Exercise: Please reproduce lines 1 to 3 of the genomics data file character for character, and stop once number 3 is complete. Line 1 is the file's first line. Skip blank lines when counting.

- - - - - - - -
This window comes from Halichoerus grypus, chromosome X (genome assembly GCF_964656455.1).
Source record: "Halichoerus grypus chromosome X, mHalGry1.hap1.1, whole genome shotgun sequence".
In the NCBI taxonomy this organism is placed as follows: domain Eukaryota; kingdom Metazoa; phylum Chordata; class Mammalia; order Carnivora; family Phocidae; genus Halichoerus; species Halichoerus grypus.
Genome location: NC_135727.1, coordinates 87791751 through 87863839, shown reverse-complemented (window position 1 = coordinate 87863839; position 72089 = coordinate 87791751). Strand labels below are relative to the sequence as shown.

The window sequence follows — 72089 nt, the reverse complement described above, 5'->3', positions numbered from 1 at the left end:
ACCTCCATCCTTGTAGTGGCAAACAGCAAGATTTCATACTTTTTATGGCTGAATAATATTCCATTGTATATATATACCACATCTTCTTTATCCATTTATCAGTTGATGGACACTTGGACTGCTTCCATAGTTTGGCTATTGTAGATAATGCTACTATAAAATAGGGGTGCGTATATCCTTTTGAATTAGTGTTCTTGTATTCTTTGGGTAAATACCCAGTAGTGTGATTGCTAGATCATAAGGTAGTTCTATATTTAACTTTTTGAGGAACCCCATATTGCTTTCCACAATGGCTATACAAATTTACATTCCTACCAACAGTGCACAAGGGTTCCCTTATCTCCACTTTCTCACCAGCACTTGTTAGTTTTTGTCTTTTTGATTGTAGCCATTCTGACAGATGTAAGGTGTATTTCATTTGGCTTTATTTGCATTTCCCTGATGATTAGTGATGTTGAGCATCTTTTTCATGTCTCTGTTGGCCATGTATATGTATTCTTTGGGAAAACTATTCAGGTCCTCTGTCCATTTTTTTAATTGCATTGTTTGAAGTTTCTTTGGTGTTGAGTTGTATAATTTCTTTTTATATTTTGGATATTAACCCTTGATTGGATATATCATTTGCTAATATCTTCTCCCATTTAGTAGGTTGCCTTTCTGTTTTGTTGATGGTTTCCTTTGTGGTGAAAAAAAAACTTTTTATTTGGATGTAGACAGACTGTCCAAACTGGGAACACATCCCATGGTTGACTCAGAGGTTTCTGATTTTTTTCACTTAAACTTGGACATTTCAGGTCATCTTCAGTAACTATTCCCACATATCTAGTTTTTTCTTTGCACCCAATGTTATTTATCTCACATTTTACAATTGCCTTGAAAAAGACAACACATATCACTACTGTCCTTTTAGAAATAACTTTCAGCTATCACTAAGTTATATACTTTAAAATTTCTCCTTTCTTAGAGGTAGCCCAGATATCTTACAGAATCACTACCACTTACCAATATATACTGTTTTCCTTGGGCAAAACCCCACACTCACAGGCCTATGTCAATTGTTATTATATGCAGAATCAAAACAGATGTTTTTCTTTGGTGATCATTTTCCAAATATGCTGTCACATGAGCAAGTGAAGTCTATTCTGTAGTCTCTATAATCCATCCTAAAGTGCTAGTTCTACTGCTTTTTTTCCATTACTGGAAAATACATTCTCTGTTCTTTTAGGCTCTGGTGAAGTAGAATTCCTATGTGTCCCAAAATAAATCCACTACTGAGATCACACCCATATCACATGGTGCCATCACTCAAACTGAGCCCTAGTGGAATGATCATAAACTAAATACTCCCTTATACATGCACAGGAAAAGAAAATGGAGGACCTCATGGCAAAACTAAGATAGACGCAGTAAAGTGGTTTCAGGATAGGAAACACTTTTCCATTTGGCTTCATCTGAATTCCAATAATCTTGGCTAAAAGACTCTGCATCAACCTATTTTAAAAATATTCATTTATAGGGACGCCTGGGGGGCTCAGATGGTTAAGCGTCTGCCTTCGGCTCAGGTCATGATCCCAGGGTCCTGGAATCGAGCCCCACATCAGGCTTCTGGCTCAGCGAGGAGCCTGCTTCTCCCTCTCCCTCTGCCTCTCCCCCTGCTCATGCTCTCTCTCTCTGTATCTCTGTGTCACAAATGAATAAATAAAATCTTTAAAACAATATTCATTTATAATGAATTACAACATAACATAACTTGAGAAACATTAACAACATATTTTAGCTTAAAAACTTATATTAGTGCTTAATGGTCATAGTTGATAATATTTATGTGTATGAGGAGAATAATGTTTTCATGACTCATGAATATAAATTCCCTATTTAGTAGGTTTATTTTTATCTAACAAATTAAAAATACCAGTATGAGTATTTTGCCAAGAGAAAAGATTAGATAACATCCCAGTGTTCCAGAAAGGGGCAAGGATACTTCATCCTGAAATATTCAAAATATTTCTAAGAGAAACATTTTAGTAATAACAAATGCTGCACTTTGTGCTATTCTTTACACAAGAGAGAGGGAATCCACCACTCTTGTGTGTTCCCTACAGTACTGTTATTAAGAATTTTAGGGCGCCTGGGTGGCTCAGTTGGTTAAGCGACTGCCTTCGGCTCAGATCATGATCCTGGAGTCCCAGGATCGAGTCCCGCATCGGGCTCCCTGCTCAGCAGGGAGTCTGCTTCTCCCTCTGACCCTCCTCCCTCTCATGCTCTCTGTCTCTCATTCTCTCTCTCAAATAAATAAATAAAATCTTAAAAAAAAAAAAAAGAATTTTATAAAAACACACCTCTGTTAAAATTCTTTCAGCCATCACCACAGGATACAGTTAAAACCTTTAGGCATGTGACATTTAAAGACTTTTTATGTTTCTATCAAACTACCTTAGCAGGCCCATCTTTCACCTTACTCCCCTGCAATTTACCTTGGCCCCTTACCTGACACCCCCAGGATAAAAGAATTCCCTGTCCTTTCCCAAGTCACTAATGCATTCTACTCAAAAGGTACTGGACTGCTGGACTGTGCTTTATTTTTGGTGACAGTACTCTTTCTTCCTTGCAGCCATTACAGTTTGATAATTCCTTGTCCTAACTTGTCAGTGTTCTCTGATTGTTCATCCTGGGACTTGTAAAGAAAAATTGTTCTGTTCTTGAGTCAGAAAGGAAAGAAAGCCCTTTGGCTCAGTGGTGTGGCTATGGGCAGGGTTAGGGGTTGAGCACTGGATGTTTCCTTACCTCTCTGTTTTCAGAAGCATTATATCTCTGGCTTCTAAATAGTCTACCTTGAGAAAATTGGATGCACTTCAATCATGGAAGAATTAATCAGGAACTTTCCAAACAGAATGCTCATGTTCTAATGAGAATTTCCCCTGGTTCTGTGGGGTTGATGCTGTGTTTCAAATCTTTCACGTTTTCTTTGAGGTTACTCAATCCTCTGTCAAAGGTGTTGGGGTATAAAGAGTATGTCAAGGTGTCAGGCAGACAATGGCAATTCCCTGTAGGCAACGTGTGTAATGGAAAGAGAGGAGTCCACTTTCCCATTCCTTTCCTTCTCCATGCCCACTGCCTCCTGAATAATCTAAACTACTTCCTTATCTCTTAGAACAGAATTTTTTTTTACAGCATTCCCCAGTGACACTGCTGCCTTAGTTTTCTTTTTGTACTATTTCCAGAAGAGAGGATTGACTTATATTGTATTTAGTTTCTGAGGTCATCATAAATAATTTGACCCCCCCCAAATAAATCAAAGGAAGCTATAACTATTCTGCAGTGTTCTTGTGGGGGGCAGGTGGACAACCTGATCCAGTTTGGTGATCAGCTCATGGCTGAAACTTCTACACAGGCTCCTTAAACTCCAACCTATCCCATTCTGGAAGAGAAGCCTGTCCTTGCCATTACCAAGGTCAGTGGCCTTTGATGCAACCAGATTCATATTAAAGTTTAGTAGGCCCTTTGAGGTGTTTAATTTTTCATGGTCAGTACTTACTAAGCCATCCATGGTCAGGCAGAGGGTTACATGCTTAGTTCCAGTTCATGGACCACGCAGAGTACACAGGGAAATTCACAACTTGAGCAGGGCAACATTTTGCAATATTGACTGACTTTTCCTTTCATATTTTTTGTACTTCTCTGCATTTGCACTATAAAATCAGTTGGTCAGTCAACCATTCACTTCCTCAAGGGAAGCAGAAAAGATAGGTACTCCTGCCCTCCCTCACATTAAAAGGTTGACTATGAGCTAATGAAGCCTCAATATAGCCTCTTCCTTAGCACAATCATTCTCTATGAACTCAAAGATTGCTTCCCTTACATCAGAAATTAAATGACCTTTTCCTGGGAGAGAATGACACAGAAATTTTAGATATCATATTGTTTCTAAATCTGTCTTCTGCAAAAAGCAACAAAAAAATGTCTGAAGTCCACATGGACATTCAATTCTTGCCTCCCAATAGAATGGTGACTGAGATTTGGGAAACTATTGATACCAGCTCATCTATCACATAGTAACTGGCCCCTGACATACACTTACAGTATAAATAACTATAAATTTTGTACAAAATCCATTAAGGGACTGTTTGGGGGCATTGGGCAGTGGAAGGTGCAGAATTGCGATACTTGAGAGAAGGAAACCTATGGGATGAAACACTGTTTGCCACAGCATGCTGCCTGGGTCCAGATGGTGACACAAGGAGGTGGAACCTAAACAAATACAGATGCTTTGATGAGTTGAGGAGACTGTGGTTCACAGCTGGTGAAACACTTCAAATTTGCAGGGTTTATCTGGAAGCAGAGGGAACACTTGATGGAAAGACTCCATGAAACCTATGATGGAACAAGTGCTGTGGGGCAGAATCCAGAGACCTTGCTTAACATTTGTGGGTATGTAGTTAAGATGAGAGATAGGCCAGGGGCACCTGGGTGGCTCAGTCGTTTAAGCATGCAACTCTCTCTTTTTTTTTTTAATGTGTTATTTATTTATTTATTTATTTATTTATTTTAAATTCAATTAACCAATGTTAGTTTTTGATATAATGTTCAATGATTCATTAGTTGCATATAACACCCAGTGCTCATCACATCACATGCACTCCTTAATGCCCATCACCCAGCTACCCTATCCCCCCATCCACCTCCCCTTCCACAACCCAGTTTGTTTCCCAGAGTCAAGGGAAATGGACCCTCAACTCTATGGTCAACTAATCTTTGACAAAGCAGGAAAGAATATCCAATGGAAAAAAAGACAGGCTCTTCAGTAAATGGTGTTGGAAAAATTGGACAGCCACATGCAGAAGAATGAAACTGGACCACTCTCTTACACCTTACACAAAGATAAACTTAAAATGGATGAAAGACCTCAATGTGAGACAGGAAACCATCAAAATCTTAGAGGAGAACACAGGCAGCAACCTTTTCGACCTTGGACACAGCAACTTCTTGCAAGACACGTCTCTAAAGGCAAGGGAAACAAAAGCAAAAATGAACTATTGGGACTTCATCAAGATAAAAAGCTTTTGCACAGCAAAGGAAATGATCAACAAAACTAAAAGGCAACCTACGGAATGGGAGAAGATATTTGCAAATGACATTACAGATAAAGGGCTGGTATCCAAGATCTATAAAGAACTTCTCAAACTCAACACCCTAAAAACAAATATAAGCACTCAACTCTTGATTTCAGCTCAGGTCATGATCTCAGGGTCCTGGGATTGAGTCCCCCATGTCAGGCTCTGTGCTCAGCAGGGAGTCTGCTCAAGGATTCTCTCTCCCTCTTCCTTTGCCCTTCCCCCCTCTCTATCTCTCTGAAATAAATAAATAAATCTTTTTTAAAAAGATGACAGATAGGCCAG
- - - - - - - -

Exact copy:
This window comes from Halichoerus grypus, chromosome X (genome assembly GCF_964656455.1).
Source record: "Halichoerus grypus chromosome X, mHalGry1.hap1.1, whole genome shotgun sequence".
In the NCBI taxonomy this organism is placed as follows: domain Eukaryota; kingdom Metazoa; phylum Chordata; class Mammalia; order Carnivora; family Phocidae; genus Halichoerus; species Halichoerus grypus.